Chef Choo Signature: My Pasta Nostalgia
By KF Seetoh - Friday, Dec 06, 2019
There was something about his pasta, and honestly I am not a big fan of heavy-duty starch meals these days, but I could not stop eating his version. The basic Sizzling Tomato Seafood Spaghetti ($6.90) was so alluring and comforting I kept wondering what magic mojo he blessed it with. So I prodded and behold, I got my epiphany. “I used to work for Pete’s Place” , and Chef Choo Siew Leong brought me back to my growing up years in the 90s when I used to frequent that little basement Italian haunt off Scotts Road. It was nostalgia and comfort I was tasting at Chef Choo’s. The lessons I learnt back then about al-dente and how much tang and umami tomatoes can lend to a noodle dish, all came back, intact and in my mouth.
Chef Choo, at 32, is out and out a true blue all-round millennial hawker who can handle the best of local and western chow. He began in his teens and sold braised duck at Tiong Bahru hawker centre and cze cha before being baptized in the western kitchens of top five-star hotels here. A look at his little stall will give it away- it comes clean, professionally laid out for ease of operation and he can singlehandedly dish out over 100 portions a day. His Filipino wife Hazel helps out front of house service and he proudly don his chef uniform every day. I had to eat here three times before I dare confirm that there’s a hint of wok-hei (no kidding) in his pastas, and he only offers spaghetti, for ease of operation and speed. He brings up the fire in the pan with shots of wine to gently sear the noodles before infusing it with the various flavours. Besides his popular tomato seafood pasta, I had to dive into one of his daily specials, the Live Blue Mussels White Wine Light Spicy Tomato Spaghetti ($10, and don’t let the name intimidate you). The sweetness of the live mussels over the tangy-sweet umami laden cheese garlic sauce (that’s what I tasted) was like an Earth, Wind and Fire hit in the palate, a flavourful blast of Boogey Wonderland. His simple basic Agli Olio ($4) was as easy as it comes. The butter, garlic, olive oil and seasoning plus the sprinkle of chilli flakes over the al-dente pasta was local Italian soul food to me. I asked how he manages alone in the kitchen and “it’s about menu and kitchen layout planning” be blinked at me and I realised it was a silly question for someone like him. Another of the specials, which he scribbles on a whiteboard out front, is the Spaghetti Alle Vongole with Japanese Scallops in Spicy Garlic White Wine Sauce ($10, again fear not the name). There was a light hint of spicy tomatoes with the garlic wine and it was just fine by me. The scallops was uber fresh as was the in-shell vongole clams.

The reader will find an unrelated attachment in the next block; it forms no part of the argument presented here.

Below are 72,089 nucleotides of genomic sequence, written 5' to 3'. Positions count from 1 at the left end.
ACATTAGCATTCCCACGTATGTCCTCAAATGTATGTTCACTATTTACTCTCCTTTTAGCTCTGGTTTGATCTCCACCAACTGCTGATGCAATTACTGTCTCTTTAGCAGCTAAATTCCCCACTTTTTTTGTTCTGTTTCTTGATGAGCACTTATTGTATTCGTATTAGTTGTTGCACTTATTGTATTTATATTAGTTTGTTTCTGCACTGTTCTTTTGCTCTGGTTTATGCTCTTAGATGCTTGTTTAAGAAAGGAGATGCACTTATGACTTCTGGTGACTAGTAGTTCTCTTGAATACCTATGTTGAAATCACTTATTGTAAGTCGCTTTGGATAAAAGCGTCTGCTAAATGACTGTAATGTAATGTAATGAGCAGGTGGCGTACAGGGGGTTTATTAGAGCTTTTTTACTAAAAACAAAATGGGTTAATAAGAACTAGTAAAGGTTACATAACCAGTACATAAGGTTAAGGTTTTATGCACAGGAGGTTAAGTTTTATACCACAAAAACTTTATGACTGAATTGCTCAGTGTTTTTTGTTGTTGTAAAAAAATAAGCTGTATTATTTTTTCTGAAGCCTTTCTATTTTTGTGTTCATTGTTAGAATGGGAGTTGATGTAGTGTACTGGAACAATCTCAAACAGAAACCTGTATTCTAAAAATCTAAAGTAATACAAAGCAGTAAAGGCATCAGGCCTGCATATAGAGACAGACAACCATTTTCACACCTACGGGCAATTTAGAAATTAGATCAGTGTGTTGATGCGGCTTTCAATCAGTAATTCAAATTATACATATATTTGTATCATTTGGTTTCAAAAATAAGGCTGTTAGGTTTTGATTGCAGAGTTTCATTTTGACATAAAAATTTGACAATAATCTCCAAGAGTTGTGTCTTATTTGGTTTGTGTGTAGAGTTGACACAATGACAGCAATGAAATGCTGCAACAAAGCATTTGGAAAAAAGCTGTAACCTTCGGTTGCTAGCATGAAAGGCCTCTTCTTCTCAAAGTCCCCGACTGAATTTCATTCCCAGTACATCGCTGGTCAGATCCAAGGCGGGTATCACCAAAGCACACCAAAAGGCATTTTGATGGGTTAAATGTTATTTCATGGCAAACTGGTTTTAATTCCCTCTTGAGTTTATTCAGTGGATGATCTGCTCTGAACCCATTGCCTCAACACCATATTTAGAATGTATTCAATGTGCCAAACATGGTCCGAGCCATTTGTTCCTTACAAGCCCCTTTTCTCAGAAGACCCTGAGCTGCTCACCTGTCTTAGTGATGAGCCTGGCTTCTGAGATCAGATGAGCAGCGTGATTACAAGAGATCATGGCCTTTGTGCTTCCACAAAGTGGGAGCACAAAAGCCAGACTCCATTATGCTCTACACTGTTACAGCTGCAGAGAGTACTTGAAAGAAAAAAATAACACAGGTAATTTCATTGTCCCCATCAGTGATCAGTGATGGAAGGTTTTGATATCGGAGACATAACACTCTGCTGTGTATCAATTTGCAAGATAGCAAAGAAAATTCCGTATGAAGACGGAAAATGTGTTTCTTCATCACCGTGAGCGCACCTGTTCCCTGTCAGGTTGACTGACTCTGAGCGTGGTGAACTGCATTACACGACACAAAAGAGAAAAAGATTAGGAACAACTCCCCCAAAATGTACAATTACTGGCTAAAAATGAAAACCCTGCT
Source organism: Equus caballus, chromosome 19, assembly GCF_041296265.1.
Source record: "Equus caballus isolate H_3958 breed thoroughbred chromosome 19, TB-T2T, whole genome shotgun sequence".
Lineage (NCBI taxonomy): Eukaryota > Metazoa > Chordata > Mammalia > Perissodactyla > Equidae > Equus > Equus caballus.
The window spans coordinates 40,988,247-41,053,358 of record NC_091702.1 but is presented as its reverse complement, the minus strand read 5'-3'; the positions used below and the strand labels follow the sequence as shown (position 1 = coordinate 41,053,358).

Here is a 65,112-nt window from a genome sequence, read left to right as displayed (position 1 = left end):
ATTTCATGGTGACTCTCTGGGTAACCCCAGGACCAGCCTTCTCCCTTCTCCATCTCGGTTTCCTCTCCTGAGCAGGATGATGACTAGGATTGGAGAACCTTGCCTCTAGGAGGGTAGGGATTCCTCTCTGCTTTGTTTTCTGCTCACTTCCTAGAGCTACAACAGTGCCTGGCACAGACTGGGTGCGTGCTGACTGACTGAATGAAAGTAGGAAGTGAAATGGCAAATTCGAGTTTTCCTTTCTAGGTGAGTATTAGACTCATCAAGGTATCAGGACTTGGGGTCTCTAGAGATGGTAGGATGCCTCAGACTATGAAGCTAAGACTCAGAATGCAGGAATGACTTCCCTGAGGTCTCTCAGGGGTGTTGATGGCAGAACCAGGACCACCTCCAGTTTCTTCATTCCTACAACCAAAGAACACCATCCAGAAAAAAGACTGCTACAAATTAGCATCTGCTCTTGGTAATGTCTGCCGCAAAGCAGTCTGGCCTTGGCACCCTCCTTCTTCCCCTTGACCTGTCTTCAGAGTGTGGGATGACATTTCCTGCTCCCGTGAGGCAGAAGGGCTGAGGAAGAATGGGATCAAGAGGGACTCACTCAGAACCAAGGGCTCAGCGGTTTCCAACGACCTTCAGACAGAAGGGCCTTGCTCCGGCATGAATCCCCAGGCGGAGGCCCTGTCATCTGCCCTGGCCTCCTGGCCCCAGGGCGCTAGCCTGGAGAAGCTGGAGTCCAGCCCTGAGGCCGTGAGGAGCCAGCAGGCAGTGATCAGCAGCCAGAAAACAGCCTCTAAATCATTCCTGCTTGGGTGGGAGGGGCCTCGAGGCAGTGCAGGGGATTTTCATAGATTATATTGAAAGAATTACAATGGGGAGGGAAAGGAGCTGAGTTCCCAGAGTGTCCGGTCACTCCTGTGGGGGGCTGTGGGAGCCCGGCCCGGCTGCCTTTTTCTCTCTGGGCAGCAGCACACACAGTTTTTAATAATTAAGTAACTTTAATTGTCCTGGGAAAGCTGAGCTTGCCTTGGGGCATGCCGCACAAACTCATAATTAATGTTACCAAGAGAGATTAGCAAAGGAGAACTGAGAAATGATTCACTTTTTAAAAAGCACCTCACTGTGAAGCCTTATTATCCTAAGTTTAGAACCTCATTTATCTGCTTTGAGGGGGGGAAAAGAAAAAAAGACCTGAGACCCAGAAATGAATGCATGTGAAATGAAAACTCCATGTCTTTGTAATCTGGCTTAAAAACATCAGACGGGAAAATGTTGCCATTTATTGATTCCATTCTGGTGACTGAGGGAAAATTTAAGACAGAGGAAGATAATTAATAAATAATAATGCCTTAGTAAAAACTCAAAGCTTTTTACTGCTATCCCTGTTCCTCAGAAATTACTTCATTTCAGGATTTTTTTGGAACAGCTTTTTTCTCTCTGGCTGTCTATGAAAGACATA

His prices are reasonable for what you get, bordering on cheap but the reason why he wants to bring this class of food to the masses as a hawker, is priceless, “It’s the freedom I have with my wife at such stalls.” And that adds to the freedom and democracy of flavours we get at hawker centres.
Chef Choo Signature
B1-45, Golden Mile Hawker Centre,
505 Beach Road
12pm to 8pm daily, closed on Mondays